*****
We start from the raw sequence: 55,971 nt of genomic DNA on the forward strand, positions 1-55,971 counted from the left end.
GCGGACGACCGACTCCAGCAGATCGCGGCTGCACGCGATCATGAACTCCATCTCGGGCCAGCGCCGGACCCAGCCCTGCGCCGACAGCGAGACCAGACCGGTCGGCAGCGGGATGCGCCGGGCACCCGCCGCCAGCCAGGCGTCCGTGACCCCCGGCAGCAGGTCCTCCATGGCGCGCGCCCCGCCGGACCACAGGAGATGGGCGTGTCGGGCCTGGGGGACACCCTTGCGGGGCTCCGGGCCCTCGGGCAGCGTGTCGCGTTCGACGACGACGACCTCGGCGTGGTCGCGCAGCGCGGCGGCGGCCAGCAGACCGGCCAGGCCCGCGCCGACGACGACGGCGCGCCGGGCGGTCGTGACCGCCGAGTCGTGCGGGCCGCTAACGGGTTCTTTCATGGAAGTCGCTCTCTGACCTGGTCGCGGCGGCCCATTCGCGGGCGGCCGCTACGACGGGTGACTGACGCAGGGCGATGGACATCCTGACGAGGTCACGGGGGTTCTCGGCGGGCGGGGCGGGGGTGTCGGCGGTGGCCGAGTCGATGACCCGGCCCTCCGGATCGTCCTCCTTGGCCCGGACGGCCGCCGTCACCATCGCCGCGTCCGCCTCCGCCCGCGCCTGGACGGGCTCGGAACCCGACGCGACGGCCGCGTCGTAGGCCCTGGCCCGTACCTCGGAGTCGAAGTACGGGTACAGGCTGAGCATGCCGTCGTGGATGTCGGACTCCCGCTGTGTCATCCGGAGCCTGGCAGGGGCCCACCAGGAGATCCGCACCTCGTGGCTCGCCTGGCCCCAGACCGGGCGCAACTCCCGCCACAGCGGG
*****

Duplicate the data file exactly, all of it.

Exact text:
We start from the raw sequence: 55,971 nt of genomic DNA on the forward strand, positions 1-55,971 counted from the left end.
GCGGACGACCGACTCCAGCAGATCGCGGCTGCACGCGATCATGAACTCCATCTCGGGCCAGCGCCGGACCCAGCCCTGCGCCGACAGCGAGACCAGACCGGTCGGCAGCGGGATGCGCCGGGCACCCGCCGCCAGCCAGGCGTCCGTGACCCCCGGCAGCAGGTCCTCCATGGCGCGCGCCCCGCCGGACCACAGGAGATGGGCGTGTCGGGCCTGGGGGACACCCTTGCGGGGCTCCGGGCCCTCGGGCAGCGTGTCGCGTTCGACGACGACGACCTCGGCGTGGTCGCGCAGCGCGGCGGCGGCCAGCAGACCGGCCAGGCCCGCGCCGACGACGACGGCGCGCCGGGCGGTCGTGACCGCCGAGTCGTGCGGGCCGCTAACGGGTTCTTTCATGGAAGTCGCTCTCTGACCTGGTCGCGGCGGCCCATTCGCGGGCGGCCGCTACGACGGGTGACTGACGCAGGGCGATGGACATCCTGACGAGGTCACGGGGGTTCTCGGCGGGCGGGGCGGGGGTGTCGGCGGTGGCCGAGTCGATGACCCGGCCCTCCGGATCGTCCTCCTTGGCCCGGACGGCCGCCGTCACCATCGCCGCGTCCGCCTCCGCCCGCGCCTGGACGGGCTCGGAACCCGACGCGACGGCCGCGTCGTAGGCCCTGGCCCGTACCTCGGAGTCGAAGTACGGGTACAGGCTGAGCATGCCGTCGTGGATGTCGGACTCCCGCTGTGTCATCCGGAGCCTGGCAGGGGCCCACCAGGAGATCCGCACCTCGTGGCTCGCCTGGCCCCAGACCGGGCGCAACTCCCGCCACAGCGGG